The number of people killed in motor vehicle crashes has been falling, according to a report by The National Highway Safety Administration in the United States. The annual tolls for 2010, 2011 and 2012 were the lowest recorded since 1975, when the U. S. Department of Transportation began collecting detailed fatality data.
Airbags are one of the most important safety innovations of recent decades. The devices are normally hidden from view but inflate instantly when a crash begins. Thanks to the advocacy of IIHS and others, frontal airbags have been required in all new passenger vehicles since the 1999 model year. Side airbags are not specifically mandated, but nearly all manufacturers include them as standard equipment in order to meet federal side protection requirements.
Frontal airbags reduce driver fatalities in frontal crashes by 29 percent and fatalities of front-seat passengers age 13 and older by 32 percent. Side airbags that protect the head reduce a car driver’s risk of death in driver-side crashes by 37 percent and an SUV driver’s risk by 52 percent.
Some vehicles now have rear-window curtain airbags to protect people in back seats or front-center airbags to keep drivers and front-seat passengers from hitting each other in a crash. There are also inflatable safety belts aimed at reducing rear-seat injuries.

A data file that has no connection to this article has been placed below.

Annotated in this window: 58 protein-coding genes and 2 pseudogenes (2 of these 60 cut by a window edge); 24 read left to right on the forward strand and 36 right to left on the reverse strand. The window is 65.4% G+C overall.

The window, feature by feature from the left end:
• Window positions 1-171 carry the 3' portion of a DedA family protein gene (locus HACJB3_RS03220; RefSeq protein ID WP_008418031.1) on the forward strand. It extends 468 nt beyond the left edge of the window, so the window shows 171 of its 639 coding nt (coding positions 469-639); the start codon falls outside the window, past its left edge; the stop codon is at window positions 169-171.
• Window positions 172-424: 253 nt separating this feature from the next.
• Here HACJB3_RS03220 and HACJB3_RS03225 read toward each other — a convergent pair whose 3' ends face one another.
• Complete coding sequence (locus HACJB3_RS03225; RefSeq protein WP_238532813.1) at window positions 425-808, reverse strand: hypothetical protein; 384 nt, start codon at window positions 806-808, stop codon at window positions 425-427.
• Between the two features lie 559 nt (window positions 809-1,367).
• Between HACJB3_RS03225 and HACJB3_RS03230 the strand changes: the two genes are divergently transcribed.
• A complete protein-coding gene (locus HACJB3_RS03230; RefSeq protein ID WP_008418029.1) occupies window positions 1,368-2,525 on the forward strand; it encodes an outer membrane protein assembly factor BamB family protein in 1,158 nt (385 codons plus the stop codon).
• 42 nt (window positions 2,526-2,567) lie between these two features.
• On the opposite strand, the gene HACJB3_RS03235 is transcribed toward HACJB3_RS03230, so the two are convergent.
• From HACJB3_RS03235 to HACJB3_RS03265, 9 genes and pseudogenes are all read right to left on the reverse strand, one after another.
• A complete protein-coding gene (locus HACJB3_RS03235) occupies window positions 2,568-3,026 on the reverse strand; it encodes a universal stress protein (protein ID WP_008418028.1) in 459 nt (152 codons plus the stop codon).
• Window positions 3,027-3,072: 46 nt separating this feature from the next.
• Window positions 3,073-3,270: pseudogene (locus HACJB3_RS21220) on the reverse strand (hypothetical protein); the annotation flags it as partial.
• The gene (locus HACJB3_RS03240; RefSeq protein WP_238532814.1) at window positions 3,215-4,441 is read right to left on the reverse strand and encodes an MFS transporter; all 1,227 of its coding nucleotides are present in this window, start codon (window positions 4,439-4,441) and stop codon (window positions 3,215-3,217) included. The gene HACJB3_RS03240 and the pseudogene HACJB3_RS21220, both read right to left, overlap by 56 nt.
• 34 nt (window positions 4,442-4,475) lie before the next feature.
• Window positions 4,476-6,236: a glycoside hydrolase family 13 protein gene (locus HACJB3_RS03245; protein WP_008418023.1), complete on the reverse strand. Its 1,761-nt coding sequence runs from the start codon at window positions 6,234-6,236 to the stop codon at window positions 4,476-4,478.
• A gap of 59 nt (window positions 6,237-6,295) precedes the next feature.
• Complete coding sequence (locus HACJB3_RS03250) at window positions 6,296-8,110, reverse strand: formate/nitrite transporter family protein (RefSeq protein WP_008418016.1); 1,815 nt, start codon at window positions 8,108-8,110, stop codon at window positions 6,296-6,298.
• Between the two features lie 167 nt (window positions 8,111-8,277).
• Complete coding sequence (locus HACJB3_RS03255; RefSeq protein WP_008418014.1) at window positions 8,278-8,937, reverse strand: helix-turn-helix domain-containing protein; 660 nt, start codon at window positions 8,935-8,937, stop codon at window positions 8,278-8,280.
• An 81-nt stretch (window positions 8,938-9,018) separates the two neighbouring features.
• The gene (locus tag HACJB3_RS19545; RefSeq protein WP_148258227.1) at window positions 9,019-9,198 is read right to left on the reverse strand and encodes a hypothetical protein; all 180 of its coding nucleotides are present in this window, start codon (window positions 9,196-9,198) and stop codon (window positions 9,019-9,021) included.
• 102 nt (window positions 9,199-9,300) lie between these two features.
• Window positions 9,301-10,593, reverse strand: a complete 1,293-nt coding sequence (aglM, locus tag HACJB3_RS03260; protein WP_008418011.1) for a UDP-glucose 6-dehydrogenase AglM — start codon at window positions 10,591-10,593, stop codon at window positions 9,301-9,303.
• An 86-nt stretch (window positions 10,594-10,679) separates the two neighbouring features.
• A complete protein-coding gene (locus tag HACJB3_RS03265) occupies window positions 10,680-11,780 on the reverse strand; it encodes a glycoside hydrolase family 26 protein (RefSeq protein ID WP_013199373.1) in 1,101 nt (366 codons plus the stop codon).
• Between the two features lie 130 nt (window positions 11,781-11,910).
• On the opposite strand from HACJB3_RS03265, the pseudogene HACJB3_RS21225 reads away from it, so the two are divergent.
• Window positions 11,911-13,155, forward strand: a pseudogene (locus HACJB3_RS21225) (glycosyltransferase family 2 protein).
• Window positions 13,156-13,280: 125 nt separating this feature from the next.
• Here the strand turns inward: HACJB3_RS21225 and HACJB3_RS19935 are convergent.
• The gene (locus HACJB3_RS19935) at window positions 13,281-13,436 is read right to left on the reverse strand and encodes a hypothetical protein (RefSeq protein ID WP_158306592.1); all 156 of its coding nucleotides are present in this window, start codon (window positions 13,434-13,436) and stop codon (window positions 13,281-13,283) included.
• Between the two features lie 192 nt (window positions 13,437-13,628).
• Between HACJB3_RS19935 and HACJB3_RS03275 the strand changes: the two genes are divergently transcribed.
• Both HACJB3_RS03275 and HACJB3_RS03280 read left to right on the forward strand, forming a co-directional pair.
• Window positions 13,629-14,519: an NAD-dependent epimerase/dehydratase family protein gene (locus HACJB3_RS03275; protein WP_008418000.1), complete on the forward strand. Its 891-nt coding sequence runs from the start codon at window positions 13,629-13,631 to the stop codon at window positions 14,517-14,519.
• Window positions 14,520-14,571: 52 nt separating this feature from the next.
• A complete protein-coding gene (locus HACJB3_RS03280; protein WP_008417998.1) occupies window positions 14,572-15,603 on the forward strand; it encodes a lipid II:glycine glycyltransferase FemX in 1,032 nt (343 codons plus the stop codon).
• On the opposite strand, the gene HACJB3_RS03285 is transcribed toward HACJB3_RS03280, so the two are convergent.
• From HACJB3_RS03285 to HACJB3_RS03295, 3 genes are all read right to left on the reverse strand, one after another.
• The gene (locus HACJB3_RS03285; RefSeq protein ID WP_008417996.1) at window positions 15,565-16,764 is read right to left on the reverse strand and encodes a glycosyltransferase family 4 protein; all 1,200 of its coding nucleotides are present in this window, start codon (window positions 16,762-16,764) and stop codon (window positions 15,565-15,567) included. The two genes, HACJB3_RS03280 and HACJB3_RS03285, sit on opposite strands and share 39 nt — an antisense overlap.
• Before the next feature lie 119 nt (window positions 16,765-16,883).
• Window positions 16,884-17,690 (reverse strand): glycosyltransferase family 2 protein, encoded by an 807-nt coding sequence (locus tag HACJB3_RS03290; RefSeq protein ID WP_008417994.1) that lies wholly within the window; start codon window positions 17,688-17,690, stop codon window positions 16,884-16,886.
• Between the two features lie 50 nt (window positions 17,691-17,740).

Researchers have determined that the risk zone for driver airbags is the first 2 to 3 inches of inflation. So, placing yourself 10 inches from your driver airbag gives you a clear margin of safety. Measure this distance from the center of the steering wheel to your breastbone. The rules for children are different. An airbag can seriously injure an unbuckled child who is sitting too close to it or is thrown toward the dash during emergency braking.
About a third of all drivers who die in road accidents in the U. S. have blood alcohol levels of 0.08 percent or more. Approximately 7, 000 deaths could have been prevented in 2012 if all drivers were below the legal limit. The key to reducing alcohol related driving and therefore promoting highway safety is disincentive. Preventative steps include: